On the second day of the 2015 SPAR International conference, I attended several technical sessions that discussed how new geospatial technologies can be leveraged to support “non-traditional” applications within the architecture and construction industries. One presenter showed how the Structure from Motion (SfM) technology can be integrated with LiDAR to support and complement data capture and visualization of priceless heritage sites. In this scenario, the ability to accurately model the physical structure is greatly improved by the integration of optical information, which adds a richness and complexity to the model that was not achievable previously. This ability to properly “colorize” a fully-rendered 3D model surface improves the overall aesthetic and realism of the model, allowing for a fully immersive visual environment.
Another presenter discussed how the utilization of accurate 3D infrastructure models within an urban setting can greatly enhance city planning activities, as the planners can now place themselves within the 3D environment to better understand the social and business interactions within this complex landscape. In their project example from Mexico City, proposed construction projects can now be visualized within the existing environment, allowing local citizens and other neighborhood constituents to more fully understand the designer’s intentions and to fully support public comment. The ability to render these new developments in a 3D environment will undoubtedly improve the resulting urban infrastructure, as more voices and perspectives will be considered in the planning and design stages.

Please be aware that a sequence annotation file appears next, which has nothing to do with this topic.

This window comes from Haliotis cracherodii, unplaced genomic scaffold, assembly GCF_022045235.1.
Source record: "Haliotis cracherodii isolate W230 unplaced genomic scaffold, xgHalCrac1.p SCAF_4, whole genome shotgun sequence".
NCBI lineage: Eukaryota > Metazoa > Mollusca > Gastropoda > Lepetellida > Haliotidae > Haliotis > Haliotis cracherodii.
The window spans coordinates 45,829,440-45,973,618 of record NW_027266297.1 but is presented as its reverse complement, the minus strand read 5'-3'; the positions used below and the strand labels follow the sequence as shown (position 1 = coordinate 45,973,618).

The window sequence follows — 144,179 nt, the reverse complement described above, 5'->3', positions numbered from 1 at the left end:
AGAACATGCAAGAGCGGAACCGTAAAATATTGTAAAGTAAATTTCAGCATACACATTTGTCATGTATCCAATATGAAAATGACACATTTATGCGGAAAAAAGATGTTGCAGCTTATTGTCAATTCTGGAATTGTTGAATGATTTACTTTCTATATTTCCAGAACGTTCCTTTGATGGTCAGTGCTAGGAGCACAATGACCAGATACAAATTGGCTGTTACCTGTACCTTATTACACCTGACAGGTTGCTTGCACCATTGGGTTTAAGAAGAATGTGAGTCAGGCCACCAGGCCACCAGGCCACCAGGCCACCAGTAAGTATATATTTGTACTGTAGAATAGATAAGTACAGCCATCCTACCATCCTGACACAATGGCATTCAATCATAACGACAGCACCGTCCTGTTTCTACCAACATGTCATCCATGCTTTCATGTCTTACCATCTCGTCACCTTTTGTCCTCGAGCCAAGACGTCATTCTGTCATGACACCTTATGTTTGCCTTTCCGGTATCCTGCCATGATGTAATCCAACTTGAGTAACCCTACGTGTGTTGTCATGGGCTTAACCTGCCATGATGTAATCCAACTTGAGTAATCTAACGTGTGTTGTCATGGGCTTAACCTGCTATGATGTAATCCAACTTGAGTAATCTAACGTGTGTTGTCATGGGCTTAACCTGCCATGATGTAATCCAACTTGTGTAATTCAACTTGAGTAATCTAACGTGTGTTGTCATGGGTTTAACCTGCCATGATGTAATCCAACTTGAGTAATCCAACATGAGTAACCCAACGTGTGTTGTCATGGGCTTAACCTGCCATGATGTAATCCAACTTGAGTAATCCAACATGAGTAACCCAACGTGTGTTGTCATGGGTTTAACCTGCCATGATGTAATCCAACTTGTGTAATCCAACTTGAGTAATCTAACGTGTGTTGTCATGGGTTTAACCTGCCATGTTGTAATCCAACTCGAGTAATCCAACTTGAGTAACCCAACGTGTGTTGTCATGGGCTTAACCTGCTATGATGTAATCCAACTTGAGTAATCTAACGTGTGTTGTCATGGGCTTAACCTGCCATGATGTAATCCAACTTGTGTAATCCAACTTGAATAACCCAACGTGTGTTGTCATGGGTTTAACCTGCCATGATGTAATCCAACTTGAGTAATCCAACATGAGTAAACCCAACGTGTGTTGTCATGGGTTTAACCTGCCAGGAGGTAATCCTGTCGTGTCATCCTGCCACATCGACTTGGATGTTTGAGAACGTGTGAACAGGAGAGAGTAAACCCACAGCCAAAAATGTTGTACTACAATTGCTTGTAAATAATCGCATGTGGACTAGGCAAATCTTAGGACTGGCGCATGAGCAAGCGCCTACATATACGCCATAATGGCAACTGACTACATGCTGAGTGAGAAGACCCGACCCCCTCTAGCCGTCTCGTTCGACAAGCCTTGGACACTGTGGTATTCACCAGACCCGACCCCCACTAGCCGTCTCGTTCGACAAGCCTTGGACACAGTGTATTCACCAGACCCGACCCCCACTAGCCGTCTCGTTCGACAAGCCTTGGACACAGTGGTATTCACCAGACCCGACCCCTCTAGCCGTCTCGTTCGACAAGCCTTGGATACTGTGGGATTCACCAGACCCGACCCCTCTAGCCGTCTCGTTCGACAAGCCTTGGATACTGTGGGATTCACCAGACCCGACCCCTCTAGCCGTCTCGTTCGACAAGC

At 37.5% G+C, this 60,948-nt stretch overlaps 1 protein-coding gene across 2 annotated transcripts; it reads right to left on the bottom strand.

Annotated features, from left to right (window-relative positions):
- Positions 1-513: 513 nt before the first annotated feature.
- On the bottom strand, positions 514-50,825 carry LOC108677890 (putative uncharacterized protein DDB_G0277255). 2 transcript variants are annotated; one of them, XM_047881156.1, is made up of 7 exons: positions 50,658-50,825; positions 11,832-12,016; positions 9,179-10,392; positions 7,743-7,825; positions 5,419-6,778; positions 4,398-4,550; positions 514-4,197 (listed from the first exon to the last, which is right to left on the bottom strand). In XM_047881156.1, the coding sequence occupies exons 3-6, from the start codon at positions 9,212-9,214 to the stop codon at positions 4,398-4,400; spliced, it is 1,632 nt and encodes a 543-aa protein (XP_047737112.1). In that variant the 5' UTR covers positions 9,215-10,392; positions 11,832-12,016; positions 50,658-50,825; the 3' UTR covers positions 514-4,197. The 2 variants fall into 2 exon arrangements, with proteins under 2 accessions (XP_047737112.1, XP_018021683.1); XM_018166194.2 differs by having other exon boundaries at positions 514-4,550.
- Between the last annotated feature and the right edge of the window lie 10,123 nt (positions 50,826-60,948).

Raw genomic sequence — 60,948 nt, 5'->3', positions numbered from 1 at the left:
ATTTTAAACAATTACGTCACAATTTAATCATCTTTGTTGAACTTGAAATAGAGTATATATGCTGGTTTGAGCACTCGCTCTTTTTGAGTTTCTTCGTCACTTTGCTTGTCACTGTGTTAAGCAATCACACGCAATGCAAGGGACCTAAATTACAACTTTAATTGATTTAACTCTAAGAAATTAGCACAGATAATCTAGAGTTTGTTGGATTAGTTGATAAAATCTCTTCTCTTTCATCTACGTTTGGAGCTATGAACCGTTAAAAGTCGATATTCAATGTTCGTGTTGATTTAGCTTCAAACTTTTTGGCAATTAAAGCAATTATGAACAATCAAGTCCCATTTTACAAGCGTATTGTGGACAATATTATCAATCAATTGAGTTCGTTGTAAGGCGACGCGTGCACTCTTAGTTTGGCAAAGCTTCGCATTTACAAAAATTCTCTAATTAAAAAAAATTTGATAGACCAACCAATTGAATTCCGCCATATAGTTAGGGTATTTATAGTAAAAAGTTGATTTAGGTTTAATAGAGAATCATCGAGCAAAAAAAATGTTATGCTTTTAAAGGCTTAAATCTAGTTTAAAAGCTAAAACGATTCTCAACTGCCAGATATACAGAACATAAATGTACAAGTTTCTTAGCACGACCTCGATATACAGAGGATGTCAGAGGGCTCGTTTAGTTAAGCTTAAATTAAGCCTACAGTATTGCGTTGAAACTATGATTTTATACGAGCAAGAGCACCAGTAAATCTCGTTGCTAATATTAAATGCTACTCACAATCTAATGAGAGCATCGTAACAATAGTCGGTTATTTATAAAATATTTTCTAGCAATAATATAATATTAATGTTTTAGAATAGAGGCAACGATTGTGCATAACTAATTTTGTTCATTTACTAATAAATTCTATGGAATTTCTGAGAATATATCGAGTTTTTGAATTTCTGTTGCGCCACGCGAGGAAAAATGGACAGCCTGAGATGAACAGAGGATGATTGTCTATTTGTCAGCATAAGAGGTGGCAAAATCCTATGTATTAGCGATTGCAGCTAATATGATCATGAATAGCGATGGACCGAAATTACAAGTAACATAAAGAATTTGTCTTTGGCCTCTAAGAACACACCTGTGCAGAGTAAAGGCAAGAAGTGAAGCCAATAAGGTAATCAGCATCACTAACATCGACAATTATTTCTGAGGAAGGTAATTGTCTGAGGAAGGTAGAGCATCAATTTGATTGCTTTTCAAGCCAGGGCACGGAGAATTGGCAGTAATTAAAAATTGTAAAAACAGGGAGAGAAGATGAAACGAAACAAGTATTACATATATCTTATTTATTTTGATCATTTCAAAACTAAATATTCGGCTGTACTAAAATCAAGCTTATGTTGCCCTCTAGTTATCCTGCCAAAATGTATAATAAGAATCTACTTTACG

Perhaps the most interesting presentation I attended on Tuesday involved the use of LiDAR, photogrammetry and traditional surveying to support the development of 3D environments for the purpose of litigation, specifically trial exhibits. In many cases involving personal injury or worker fatalities, legal teams frequently require the use of demonstrative trial exhibits to accurately recreate accident scenes. To this end, laser scanning and photography are emerging as standard capture technologies for police departments and other criminal investigative units.
In one court case, a 3D accident scene was developed to illustrate how the victims of an accidental fall out of a hotel window were injured by showing how their bodies interacted with the physical environment. In another case, the scene of an automobile accident was also captured using laser scanning and photography. By analyzing the resulting spatial information, investigators were able to re-enact the motion and behavior of the vehicle and its occupants to clearly explain how their injuries were caused. This new technical capability provided all the evidence needed to resolve the case, which resulted in an out-of-court settlement. By all accounts, the existence of these 3D models was critical in the resolution of these cases, as all involved could easily understand the environment in which the accidents took place.